I guess what I'm trying to say is... wash your fucking hands.

Apr 4, 2021 - 10:04am

Nothing wrong with the math. Where you're really off base is that you're assuming all of the 41 billion dollar is in the hedge fund they manage which is just wrong. Tiger manages venture/growth capital funds, a long only fund and a hedge fund and approximately half of their aum is in private investments and 10 billion is in the long only fund which leaves 11 billion dollars for the hedge fund. So that's the amount you should be using in your calculations. Even then, chase probably has something like 3-4 billion dollars in the hedge fund. So fee paying assets there are something like 7-8 billion dollars.

Apr 4, 2021 - 11:51am

Yeah but wouldn't it be wrong to assume that their long only/private stuff didn't also put up those lights out numbers? If i remember correctly, flagship Tiger Global L/S fund was up 48%, and the long only fund was up something like 65%, which makes sense bc of all those unicorn IPOs. Regardless of that, I agree with pincerate that the number is not just $41bn * 48%, it's definitely lower. But we don't need to estimate that number bc Tiger Global reported that they made $10.4bn (that number is on Bloomberg, Institutional Investor, CNBC etc, and it's more than any other fund) for their investors in 2020. So I THINK (someone can check this/give feedback) that means:

$10.4bn * 20% = $2.08bn GP share...Dollarbillstearnofficial got the percentage of Coleman's income from performance fees correct, but we don't really know Shleifer's. So all we know is that it's $2.08bn - Coleman's $1bn = $1.08bn spread across Shleifer and then the remaining Tiger Global partners and analysts. This is where it becomes an estimate and I honestly have no idea, but maybe Shleifer took half of it, i don't know. Half kind of makes sense because Coleman made 1/3 of his income from performance fees, and maybe Shleifer also made 1/3 from performance fees, so ~500. So now it's $508mm spread across Tiger Global partners and analysts. The other thing is that 15 partners and 15 analysts sounds kinda high. There was a techcrunch article in January stating that Tiger Global had 22 investment professionals, which is more believable.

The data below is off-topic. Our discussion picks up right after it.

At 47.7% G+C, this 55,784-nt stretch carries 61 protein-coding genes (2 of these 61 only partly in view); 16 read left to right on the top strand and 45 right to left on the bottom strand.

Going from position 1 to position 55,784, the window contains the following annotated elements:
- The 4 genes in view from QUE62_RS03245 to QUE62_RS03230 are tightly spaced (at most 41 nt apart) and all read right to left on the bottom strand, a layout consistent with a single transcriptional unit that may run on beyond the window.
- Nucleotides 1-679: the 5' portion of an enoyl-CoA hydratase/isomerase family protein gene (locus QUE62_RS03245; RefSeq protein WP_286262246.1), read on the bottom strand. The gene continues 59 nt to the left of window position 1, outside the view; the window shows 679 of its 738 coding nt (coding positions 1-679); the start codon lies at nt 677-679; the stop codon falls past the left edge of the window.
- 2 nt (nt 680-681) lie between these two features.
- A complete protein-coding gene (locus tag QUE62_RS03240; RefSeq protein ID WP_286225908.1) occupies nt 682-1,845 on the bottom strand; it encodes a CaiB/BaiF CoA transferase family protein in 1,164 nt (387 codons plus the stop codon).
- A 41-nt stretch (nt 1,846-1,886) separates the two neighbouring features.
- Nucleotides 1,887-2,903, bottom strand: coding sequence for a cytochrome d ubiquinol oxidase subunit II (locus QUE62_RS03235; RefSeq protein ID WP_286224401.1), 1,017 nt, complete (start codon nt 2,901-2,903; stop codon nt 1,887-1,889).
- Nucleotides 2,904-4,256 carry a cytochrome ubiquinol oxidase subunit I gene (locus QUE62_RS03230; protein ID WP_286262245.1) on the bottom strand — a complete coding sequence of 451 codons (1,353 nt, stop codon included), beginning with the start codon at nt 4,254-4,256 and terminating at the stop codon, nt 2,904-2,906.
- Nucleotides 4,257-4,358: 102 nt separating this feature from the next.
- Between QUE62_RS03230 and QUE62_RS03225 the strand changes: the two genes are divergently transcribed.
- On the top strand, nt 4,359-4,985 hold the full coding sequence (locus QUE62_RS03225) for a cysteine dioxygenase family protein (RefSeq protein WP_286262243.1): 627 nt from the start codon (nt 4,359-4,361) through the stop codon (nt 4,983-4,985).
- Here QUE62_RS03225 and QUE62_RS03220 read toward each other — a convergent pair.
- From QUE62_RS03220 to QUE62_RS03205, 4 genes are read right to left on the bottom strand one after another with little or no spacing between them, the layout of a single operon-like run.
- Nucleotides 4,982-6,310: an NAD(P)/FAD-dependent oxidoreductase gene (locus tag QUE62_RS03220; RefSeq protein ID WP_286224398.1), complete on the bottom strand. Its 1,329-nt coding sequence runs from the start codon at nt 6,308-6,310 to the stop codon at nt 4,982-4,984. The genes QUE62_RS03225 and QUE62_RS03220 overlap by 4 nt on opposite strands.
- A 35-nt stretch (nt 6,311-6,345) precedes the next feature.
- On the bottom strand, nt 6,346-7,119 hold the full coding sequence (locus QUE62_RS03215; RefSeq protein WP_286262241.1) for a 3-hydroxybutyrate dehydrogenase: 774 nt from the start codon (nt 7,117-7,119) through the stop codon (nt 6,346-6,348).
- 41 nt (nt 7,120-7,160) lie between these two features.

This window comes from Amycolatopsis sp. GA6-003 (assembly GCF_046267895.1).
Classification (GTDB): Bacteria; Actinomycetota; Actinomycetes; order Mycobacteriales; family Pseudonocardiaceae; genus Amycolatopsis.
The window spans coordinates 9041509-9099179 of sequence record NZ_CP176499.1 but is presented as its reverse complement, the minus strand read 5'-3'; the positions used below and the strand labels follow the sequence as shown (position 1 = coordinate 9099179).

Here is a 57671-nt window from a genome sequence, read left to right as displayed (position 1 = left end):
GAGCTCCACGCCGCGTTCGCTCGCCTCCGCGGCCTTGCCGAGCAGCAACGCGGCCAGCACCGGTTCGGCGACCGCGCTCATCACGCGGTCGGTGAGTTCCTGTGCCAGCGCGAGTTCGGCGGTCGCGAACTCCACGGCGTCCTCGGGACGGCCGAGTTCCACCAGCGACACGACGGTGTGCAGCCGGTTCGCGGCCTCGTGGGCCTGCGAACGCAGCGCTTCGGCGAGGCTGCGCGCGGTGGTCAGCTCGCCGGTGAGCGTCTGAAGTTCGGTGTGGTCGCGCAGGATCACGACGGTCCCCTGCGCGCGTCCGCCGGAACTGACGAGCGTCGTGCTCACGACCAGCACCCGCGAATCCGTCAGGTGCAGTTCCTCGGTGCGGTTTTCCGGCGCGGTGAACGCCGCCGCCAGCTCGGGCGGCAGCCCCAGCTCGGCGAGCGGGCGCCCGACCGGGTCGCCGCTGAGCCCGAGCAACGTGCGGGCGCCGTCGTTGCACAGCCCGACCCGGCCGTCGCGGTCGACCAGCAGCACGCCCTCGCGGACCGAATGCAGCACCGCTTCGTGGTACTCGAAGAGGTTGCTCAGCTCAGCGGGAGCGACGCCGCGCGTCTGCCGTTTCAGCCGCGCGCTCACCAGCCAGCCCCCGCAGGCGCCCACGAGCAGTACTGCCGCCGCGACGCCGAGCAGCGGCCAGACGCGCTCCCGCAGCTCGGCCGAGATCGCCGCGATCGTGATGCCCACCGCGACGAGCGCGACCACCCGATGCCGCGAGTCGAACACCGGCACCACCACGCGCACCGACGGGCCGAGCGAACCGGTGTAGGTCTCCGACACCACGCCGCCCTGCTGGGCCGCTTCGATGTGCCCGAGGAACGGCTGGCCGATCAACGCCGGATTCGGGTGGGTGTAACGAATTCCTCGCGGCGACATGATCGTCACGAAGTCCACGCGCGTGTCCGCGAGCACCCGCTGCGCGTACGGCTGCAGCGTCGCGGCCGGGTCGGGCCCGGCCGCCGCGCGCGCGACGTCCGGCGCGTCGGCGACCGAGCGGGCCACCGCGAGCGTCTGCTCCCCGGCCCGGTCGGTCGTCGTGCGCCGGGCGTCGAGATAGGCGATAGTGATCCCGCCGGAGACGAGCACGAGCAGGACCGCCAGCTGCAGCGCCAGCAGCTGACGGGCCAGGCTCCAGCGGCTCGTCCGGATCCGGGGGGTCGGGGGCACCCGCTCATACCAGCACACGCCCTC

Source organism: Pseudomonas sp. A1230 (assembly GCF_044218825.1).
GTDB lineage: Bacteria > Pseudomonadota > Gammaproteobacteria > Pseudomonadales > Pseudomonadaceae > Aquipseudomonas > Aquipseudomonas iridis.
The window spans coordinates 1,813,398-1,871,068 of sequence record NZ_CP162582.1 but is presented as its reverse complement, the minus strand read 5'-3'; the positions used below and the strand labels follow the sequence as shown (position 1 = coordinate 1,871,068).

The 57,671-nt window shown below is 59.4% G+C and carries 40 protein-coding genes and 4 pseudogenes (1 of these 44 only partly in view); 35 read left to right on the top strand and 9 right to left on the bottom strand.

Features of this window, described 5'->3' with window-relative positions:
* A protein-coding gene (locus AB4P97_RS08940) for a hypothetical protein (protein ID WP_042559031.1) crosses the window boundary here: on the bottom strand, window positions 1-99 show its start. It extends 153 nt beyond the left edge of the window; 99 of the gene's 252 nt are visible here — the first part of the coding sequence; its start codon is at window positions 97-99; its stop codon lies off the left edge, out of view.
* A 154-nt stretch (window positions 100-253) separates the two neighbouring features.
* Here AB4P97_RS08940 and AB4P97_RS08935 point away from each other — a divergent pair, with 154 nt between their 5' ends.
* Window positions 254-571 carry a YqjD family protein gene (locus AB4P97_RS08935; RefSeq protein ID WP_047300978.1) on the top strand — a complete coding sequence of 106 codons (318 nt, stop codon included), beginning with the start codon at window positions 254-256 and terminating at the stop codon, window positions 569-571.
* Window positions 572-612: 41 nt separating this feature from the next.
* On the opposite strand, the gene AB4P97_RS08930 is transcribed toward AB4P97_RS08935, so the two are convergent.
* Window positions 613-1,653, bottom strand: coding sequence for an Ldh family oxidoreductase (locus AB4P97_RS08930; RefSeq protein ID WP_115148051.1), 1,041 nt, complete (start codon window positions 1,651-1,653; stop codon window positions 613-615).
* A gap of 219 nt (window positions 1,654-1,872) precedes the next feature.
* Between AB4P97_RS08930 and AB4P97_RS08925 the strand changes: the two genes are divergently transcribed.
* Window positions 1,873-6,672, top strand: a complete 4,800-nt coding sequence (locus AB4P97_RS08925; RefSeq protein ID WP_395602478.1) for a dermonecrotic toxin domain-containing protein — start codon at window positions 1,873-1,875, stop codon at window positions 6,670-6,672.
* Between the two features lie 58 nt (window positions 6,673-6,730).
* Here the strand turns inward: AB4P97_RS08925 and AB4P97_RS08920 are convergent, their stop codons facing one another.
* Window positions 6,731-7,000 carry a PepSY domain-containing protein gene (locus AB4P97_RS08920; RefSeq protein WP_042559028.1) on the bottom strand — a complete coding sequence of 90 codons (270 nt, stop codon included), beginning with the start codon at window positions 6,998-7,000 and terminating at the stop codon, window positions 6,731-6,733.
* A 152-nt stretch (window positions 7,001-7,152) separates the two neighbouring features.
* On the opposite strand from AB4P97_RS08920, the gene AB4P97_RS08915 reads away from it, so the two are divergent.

$508mm spread across 22 folks = $23.1mm per person. SO...another big assumption: 11 partners, 11 analysts, can anyone give feedback? Perhaps $375 of that goes to the partners, so ~$34mm per partner, and then maybe the remaining $133mm goes to the analysts, so $12mm per analyst. $12mm per analyst and $34 per partner sounds a lot more realistic for a fund like Tiger Global in a banger year. Now again, it depends on how many partners vs. analysts, how much was allocated to the partners & analysts, and ofc how much Shleifer took from the GP share. I think everything else makes sense and would love to hear feedback.

Now my other question to everyone is, do analysts/partners @ Tiger Global do public and private stuff, or are some designated to private side and others to public? Or is it separated by industry, so SaaS guys do public and private SaaS investing?

  • Principal in PE - LBOs
Apr 13, 2021 - 2:48pm

Break down the math for a fund like Tiger Global. $41bn AUM, 48% in 2020 (I think around there), 2 & 20 fee structure. $41bn * 48% * 20% = $3.94bn GP Share

If you are a partner at Tiger Global (there are guys in their late 20s/early 30s that are partners there), you're gonna make a lot. Tiger Global runs super lean, but let's be conservative with the carry. Say a first year partner gets like 50 bps of carry...that's 20 bucks. 75 bps is 30 bucks...

50 and 75 bps aren't a lot, but because of how lean Tiger Global runs, it amounts to a heck of a lot. I have absolutely no idea, maybe a partner gets 100bps or more. Guys, I don't really have any actual stats on this stuff, so if anyone could verify this or gimme some feedback I'd really appreciate it. Because of what it means to be a "partner" and how lean Tiger Global is, I assume that this math checks out, but the numbers are still mind-boggling. But maybe that's just because were talking about a 50% year at the most elite shop out there. Who knows. Look at guys like Kimball and Schneider (who left for Addition recently) who are/were partners at Tiger Global. Do you guys think they cracked $20-30mm last year?